Next, González de Bustamante examines the inconsistency of Mexico’s Cold War ideology by comparing media responses to two concurrent social movements in 1959, the first led by striking Mexican railway workers and the second by Fidel Castro. Suffering from low wages and government intervention in union management for over a decade, railway workers were discredited by the press and politicians as rebels and communists who “impeded the country’s development and modernization” (p. 73). In contrast, Castro’s movement received favorable coverage, as journalists compared the Mexican and Cuban revolutions and focused on Castro’s charismatic commitment to restore Cuban democracy and confront U.S. imperialism. A following chapter keeps us in 1959 and continues to explore the challenges Mexico faced in navigating increasingly polarized international politics. Televised diplomatic visits by Mexican, U.S., and Soviet heads of state frame González de Bustamante’s discussion of Cold War tensions that revealed discordance within the PRI about the relationship the country should develop with Cuba and the superpowers. 

While broadcast journalists had embraced the similarities between the PRI’s Mexico and Castro’s Cuba, this friendly gaze was not extended to the Soviet Union as it attempted to extend its sphere of influence outside the earth’s atmosphere. The book’s fifth chapter examines how Mexican politicians and news executives mediated criticisms of U.S. imperialism by supporting their northern neighbor in the Space Race. Favorable news reports and collaborative space projects improved relations and highlighted Mexico’s technical progress. The tensions she introduces in the previous chapter came to a head during the Cuban Missile Crisis, which threatened the stability of the “political tightrope” Mexico walked between Cuba and the United States (p. 134). While President Adolfo López Mateos’ fortuitously scheduled Asian tour avoided him the role of middleman, Mexican news producers took the lead in denouncing both Cuba and the USSR.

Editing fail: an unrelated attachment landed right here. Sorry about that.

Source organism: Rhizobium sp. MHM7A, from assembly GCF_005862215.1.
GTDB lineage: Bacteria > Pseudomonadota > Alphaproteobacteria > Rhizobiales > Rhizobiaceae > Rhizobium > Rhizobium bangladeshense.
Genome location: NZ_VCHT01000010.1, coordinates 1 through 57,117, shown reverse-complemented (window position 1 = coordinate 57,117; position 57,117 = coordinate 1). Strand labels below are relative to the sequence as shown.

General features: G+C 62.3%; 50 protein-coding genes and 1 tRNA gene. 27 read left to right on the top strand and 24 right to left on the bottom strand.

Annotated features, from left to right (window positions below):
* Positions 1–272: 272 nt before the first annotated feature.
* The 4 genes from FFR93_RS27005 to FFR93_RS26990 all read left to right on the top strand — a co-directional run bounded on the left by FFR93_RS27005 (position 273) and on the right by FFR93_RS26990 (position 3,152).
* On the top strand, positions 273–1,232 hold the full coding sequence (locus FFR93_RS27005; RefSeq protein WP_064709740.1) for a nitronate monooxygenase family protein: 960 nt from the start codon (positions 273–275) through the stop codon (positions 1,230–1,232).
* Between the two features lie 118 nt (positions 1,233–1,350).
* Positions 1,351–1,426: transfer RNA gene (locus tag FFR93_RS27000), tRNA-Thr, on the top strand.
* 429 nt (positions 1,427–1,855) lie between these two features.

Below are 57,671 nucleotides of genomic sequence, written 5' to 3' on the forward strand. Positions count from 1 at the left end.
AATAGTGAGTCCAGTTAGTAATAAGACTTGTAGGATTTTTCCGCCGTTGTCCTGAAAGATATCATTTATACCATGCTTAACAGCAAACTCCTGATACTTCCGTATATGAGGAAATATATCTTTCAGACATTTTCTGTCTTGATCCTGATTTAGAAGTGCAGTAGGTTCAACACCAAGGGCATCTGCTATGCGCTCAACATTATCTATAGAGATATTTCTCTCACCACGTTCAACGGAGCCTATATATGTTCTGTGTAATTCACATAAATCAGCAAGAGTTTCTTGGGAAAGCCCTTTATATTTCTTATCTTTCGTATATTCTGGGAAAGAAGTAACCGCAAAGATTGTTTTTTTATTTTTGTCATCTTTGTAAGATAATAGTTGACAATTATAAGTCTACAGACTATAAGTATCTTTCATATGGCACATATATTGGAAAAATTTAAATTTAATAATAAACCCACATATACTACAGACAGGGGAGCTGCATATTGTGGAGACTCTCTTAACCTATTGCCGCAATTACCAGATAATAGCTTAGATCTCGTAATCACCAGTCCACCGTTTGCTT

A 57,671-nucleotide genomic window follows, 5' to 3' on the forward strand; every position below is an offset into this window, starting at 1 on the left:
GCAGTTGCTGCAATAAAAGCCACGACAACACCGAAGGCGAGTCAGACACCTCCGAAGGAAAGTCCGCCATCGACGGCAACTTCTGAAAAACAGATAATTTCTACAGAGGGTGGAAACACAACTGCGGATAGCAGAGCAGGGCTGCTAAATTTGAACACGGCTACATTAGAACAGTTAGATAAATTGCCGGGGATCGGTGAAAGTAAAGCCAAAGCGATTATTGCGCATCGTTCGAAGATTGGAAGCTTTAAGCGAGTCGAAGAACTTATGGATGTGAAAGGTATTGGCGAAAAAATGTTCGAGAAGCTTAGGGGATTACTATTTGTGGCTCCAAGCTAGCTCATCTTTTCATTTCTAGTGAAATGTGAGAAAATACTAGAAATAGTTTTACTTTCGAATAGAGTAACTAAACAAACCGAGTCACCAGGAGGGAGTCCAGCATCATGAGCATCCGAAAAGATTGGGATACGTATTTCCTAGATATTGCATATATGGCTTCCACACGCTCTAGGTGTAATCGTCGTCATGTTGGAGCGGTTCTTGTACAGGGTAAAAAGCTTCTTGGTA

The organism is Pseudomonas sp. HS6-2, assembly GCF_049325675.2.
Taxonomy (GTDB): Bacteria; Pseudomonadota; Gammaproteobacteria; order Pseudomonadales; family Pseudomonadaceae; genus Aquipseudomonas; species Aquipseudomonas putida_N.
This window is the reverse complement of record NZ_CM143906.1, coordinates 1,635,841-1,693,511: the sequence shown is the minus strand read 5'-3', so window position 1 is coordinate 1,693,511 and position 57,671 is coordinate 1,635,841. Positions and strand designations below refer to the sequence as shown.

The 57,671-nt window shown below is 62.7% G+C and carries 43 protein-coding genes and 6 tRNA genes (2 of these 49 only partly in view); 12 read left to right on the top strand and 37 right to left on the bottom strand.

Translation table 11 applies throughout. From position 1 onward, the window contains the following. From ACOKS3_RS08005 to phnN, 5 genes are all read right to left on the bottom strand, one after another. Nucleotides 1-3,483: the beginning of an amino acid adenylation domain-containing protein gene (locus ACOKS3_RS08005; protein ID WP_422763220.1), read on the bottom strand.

The book’s sixth and strongest chapter addresses the PRI’s struggle to maintain social order ahead of the 1968 Summer Olympics. As the first Latin American host, Mexico had a world stage on which to display the trappings of its economic success. But by pledging to broadcast the games live and in color for the first time, Telesistema ran the risk of opening room for the faces and placards of those not enchanted by the “Mexican Miracle.” The country prepared for the games by embarking on a massive construction campaign to build venues and improve infrastructure. In a lesson from which current Brazilian politicians failed to learn, Mexico’s Olympic planners met intense criticism from university students, who decried the PRI’s choice to spend hundreds of millions of dollars while half of the city lived as squatters (p. 149).